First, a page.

Toyota hopes that it can generate some interest in its planned hydrogen fuel cell car by ensuring the vehicle will deliver range comparable to that of a conventional gasoline vehicle – which means the zero-emissions vehicle will be able to travel about 300 miles between fill-ups.
The Japanese maker has said relatively little beyond confirming plans to go to market with a hydrogen car during the 2015 model-year. It is now suggesting that the price tag will be somewhere between $50,000 and $100,000, comparable to something between a midsize BMW and a Tesla Model S, according to the Bloomberg news service.
The production model is expected to draw influence from the FCV-R concept unveiled at the Tokyo Motor Show in 2011, and a more production-ready version is expected to be revealed during the next Tokyo show, this coming November.
The maker is discussing its broad environmental plans, including the use of hydrogen, during the 2013 Aspen Ideas Festival that runs through this week, a release from the maker noting, “Toyota, which has put more than 5 million hybrid vehicles on the road around the world since 1997, has set hydrogen fuel cell vehicles as a key research and development priority for the company. It has committed to introducing a zero-emission hydrogen fuel cell sedan by 2015.
A running prototype, the Advanced Fuel Cell Vehicle, part of a fleet of 100 in a nationwide demonstration program, is on-site at the Aspen festival.
Hydrogen became the darling of the auto industry during the 1990s and early part of the new Millennium due to the fact that it can be burned in a conventional engine or fed into a fuel cell stack and produce virtually no exhaust emissions other than water vapor. There proved to be a number of downsides, however. For one thing, fuel cell technology is expensive. But the real concern is the lack of a hydrogen production and distribution infrastructure.
(Audi is developing a hydrogen-powered version of its A7. Click Here for more.)
But with battery power also proving to be more problematic than proponents had hoped, there’s been a renewed focus on hydrogen. A number of makers, including not only Toyota but General Motors and Mercedes-Benz, are also running demonstration fleets in California, Hawaii and other parts of the world. Honda, meanwhile, has leased a handful of its own fuel-cell vehicles to consumers in Southern California, where a small number of hydrogen pumps are available.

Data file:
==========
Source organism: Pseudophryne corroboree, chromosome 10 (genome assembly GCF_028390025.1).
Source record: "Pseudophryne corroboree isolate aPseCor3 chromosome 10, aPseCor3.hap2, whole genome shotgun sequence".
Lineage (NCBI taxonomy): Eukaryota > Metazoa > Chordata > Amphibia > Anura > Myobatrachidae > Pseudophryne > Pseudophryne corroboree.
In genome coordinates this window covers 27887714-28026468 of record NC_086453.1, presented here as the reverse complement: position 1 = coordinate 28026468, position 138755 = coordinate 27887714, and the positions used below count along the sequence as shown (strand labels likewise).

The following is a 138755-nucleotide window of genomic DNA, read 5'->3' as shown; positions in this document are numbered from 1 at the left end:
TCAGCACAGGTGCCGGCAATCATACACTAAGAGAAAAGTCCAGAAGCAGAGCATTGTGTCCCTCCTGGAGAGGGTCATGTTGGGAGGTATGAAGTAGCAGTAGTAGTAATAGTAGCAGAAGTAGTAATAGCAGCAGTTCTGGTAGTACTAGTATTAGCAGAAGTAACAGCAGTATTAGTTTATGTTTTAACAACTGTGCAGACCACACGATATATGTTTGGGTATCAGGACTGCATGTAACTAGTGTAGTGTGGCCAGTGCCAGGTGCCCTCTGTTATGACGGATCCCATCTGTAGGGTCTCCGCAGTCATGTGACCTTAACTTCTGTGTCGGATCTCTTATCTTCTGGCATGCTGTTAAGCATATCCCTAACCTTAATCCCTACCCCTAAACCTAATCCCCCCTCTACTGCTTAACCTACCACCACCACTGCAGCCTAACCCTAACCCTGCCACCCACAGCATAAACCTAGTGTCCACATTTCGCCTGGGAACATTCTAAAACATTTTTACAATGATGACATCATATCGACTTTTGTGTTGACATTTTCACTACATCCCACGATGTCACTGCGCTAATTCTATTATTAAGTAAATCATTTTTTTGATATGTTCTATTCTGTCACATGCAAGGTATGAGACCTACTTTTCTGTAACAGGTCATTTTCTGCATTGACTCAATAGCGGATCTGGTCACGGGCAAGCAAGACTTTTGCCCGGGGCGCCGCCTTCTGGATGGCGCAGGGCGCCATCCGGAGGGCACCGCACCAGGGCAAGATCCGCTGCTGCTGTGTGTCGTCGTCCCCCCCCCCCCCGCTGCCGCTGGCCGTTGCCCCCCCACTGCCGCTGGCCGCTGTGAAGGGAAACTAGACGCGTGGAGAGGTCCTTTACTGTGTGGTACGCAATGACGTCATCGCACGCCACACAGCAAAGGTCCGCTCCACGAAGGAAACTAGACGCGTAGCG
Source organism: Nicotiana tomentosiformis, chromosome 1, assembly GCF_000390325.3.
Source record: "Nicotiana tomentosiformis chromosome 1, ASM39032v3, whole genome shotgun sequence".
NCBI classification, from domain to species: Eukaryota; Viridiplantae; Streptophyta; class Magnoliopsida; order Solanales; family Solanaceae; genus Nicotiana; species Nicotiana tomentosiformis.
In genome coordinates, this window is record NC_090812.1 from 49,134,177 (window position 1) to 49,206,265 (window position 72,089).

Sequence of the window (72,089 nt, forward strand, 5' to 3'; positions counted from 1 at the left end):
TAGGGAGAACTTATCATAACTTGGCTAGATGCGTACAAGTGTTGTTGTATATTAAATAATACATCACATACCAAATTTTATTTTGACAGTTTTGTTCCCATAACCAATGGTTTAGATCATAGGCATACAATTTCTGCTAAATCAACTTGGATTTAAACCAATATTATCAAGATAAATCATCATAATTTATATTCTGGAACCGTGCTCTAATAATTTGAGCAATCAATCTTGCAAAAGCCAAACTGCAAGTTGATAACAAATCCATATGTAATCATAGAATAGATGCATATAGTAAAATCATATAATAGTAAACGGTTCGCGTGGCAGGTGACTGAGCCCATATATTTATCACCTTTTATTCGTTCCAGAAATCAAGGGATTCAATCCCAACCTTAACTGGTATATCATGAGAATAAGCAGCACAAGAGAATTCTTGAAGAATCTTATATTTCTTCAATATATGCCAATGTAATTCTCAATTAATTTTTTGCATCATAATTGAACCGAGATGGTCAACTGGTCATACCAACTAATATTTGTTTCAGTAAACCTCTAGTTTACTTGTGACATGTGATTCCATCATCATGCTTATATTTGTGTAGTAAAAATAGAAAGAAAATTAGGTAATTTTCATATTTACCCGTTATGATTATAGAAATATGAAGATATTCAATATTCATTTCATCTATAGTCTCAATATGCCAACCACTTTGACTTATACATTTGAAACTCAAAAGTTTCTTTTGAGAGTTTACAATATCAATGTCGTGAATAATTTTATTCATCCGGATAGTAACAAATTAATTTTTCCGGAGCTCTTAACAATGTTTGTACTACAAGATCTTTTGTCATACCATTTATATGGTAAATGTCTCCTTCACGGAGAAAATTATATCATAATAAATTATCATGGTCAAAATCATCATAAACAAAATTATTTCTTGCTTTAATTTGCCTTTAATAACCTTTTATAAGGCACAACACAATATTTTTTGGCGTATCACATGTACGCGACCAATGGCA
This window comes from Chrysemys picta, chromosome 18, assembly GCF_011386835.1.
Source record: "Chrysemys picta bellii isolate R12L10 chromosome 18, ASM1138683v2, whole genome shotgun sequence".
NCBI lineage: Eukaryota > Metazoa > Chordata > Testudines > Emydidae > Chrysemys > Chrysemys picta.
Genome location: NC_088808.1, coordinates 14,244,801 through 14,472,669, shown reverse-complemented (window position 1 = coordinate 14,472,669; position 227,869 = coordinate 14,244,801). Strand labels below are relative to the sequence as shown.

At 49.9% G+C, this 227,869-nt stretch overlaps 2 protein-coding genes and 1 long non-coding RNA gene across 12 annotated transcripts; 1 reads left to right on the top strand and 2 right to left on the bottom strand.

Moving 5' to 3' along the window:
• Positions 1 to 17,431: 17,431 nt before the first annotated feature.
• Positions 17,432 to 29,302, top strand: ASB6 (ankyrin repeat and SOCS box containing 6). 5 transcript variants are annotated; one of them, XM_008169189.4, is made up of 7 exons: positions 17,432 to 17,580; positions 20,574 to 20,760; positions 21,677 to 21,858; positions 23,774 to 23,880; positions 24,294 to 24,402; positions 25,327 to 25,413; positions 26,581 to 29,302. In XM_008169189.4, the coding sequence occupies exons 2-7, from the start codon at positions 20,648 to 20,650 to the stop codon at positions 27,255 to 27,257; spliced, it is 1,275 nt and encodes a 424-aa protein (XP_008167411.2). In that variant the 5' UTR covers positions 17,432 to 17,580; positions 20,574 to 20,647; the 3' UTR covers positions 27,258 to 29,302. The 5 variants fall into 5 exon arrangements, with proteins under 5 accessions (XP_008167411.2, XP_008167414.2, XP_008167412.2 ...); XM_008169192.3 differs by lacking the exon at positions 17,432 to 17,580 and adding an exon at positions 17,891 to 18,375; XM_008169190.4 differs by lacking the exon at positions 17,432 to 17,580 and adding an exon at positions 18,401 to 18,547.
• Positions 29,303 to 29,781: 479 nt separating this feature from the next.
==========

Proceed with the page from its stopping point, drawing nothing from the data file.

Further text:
The Obama Administration initially pulled funding away from hydrogen to support battery research but some money is now being restored to the program. Germany, meanwhile, has approved an ambitious project that would establish a network of alternative power stations – offering both hydrogen pumps and high-speed battery chargers – across the country.
A growing number of makers have established partnerships aimed at speeding up fuel cell technology development while also spreading out the cost. Toyota’s program is reportedly one of the industry’s more ambitious.
(Aston Martin will race hydrogen-powered version of its Rapide. Click Here.)
Chris Hostetter, Toyota USA’s group vice president of strategic planning, told reporters the production model will cost in the neighborhood of $50,000, notes Autoblog, “depending on how big your neighborhood is.”
Toyota is expected to offer the production version of the FCV-R in relatively limited numbers and likely make the hydrogen vehicle available only in a few select markets, such as California, where the lightweight gas is reasonably available. The other advantage would be that such a car would count as one of the zero-emissions vehicles that California regulators have now mandated.
(Obama wants $2 billion for advanced vehicle research trust fund. Click Here for that story.)